Native to Paraguay, stevia has pale green leaves that are about 30 times sweeter than table sugar. It’s easy to grow in warmer areas of the United States and is a lot healthier than all the artificial sweeteners people seem to be using these days. I planted one in my garden this year for the first time and have been extremely pleased with how well it has done. 

What makes stevia sweet is a glycoside called stevioside, which is about 150 to 250 times sweeter than sugar. Licorice is another naturally-sweet plant where the sweet taste comes from glycosides, but it isn’t nearly as sweet or as pleasant-tasting as stevia.

Stevia is extremely safe. According to Daniel Mowrey, Ph.D., a scientist who researches herbs, “few substances have ever yielded such consistently negative results in toxicity trials as stevia.” No study has ever shown any harm from the whole leaf, or from the stevioside extract and there are more than 100 studies to back up stevia’s safety.

Natives in Paraguay have used the plant for at least 500 years to sweeten both teas and foods. They also drink stevia leaf tea. Stevia is approved for use as a sweetener in many countries, including Japan, China, Korea, Israel, Paraguay and Brazil.

Stevia’s Legal Battles with Artificial Sweetners

However, in spite of this history of safe use and all the good research on stevia, the Food and Drug Administration set up numerous road blocks to the use of this herb. In the late 1980s, they began visiting herb companies selling stevia, telling them to stop using it because it was an “unapproved food additive.”  One FDA inspector is reported to have told a company president that they were trying to stop the the sale of stevia “because Nutra Sweet complained to FDA.” (

Early in 1991, with no evidence to prove that stevia was harmful to human health, the FDA banned it from import. In July of 1991, the American Herbal Products Association (AHPA) contracted with the Herb Research Foundation (HRF) to perform a safety review on stevia. Douglas Kinghorn, Ph.D., the world’s leading authority on plant derived sweeteners was hired to conduct the review.

He concluded that stevia was safe and two other top scientists reviewed his work and agreed. Each time the FDA raised objections about stevia to AHPA, HRF supplied data to answer their concerns. But the FDA continued to ban imports of the plant. Finally, since the FDA had no evidence to back up their ban on stevia, they allowed it to be imported again as a whole herb. At first, it was only allowed for cosmetic purposes, and later was allowed as a food.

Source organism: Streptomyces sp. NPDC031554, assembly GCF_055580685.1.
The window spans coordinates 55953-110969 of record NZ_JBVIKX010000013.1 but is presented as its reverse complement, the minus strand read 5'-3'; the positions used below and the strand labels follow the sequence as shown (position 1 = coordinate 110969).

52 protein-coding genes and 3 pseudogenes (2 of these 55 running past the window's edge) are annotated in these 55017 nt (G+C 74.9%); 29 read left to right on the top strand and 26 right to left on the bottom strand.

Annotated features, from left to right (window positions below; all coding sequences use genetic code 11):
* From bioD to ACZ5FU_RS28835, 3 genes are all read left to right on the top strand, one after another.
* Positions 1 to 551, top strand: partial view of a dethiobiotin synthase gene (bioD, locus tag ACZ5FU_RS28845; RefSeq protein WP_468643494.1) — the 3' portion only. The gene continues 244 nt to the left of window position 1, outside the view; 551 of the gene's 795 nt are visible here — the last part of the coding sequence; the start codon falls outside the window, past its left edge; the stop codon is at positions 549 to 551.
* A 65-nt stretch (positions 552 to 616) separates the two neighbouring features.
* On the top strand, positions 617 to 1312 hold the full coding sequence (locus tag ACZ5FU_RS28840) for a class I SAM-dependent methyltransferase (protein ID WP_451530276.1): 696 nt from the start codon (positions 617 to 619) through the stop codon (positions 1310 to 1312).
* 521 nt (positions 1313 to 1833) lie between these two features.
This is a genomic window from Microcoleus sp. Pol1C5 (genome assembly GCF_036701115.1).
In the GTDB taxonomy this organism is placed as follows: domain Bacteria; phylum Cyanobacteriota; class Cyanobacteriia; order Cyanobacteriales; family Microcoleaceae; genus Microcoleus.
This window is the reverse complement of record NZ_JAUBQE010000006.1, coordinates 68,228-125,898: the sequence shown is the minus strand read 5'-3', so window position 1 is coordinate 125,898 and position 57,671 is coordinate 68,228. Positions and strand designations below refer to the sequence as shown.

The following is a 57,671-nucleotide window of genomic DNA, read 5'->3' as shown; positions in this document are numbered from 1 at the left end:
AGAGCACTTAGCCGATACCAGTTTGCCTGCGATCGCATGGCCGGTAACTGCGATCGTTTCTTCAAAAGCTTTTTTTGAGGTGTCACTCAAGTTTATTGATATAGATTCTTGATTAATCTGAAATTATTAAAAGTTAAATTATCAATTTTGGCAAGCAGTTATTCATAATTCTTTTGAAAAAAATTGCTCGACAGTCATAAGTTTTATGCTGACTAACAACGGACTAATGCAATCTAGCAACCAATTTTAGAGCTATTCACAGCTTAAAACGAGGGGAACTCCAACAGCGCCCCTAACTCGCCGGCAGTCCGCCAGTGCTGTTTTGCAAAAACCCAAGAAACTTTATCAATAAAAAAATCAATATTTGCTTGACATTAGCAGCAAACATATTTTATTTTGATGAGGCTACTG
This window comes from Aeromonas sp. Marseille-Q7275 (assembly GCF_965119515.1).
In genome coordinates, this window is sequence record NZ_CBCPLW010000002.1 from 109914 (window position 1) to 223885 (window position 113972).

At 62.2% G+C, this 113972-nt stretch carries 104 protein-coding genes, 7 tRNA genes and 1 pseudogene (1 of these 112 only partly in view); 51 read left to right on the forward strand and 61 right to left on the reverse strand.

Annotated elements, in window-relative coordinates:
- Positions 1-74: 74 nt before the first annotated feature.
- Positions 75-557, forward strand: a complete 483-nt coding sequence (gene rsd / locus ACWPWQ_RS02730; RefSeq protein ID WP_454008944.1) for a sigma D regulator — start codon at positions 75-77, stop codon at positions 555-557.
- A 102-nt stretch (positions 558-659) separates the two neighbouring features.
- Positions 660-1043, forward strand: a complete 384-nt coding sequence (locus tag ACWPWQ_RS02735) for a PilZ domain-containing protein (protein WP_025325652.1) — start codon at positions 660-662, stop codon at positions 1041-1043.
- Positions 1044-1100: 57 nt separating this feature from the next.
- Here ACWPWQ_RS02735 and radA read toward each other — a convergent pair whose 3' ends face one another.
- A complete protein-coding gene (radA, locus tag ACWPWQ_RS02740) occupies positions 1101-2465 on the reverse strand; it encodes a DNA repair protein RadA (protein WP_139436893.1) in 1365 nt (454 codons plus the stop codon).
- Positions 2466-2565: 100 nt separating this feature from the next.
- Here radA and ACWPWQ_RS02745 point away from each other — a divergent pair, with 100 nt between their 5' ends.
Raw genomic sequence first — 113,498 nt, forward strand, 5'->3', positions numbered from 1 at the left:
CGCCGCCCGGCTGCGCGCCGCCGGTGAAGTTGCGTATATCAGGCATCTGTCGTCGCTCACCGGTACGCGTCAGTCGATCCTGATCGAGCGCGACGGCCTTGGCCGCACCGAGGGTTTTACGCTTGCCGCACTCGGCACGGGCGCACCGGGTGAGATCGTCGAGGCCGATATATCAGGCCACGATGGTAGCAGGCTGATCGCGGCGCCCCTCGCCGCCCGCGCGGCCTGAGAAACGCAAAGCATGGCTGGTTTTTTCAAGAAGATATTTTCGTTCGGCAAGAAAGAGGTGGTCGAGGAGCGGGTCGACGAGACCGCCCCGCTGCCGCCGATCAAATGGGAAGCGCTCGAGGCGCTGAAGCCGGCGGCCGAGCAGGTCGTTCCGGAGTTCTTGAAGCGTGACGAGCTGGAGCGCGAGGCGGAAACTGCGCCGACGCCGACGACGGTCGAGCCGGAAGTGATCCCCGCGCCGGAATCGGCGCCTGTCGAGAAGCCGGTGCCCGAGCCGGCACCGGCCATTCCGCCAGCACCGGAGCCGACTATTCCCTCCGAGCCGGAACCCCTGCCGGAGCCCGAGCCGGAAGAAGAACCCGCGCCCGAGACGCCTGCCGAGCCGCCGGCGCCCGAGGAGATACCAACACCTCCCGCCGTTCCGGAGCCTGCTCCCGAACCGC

The FDA still classified stevia as an “unapproved food additive” however and refused to allow it to be used as a sweetener.  Finally, in December of 2008, they allowed rebaudioside A from stevia to have GRAS (generally recognized as safe) status in the United States.  It is still banned in the Europian Union however.  

It’s pretty clear that the artificial sweetening industry doesn’t like stevia and has used government agencies to try to keep it out of the marketplace.  It’s absolutely amazing how aspartame (Nutri-Sweet) got approved in spite of all the studies showing it was toxic, while something like stevia, with all the studies coming out positive, had such road blocks. 

Given the track record of problems with artificial sweeteners, I predict it is only going to be a matter of time before the latest artificial sweetner Splenda is also going start coming under increasing fire for health problems.  It is chlorinated sugar, after all, and chlorine is not good for our bodies.

The Benefits of Stevia

The purpose of this article, however, is to extol the virtues of stevia, not to denounce the vices of artifical sweeteners.  So here are some of the positive benefits of stevia.

Stevia appears to have a blood-sugar balancing effect. It is widely used in Paraguay as a remedy for diabetes, but it also seems to help with hypoglycemia. Like licorice (which also contains glycosides that are many times sweeter than sugar), it may help to stimulate sugar to be released from storage in the liver. One study showed that stevioside reduced glycogen stores in the livers of rats. It also has a slight blood pressure lowering effect in cases of high blood pressure.

Stevia is antibacterial. Herbalist Kathy Keville observed that her tea blends containing stevia did not spoil. It inhibits the growth of bacteria that cause gum disease and tooth decay and is used in many countries as an ingredient to sweeten tooth paste.

Less well known is stevia’s ability to help heal skin problems. It has been used to help heal acne, seborrhea, dermatitis and eczema, wounds, burns, and lip sores.

Nature’s Sunshine sells a stevia extract which can be used as an alternative to artificial sweeteners. A tiny amount goes a long way.  It can be used to sweeten tea or coffee and works well in many recipes. It is stable when heated, so it can be used in baked goods.

I personally haven’t done much experimenting with this, as I prefer to cook with natural sugars like freeze-dried sugar cane juice, maple syrup and honey, but other people have reported they’ve been successful with this. I’ve dried some of the leaves from my garden and plan to expermient with using them this winter.

Both the whole leaf powder, and the extracted stevioside, can be used. The whole leaf adds a slight amount of flavor, so the stevioside extract is preferred by many people.  Since the stevia and the stevioside extract are so extremely sweet it is better to err on the side of caution when testing recipes. You can always add more if it doesn’t taste sweet enough.

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Posted: 10/01/2010 at 07:02 PM
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Posted: 10/01/2010 at 07:02 PM
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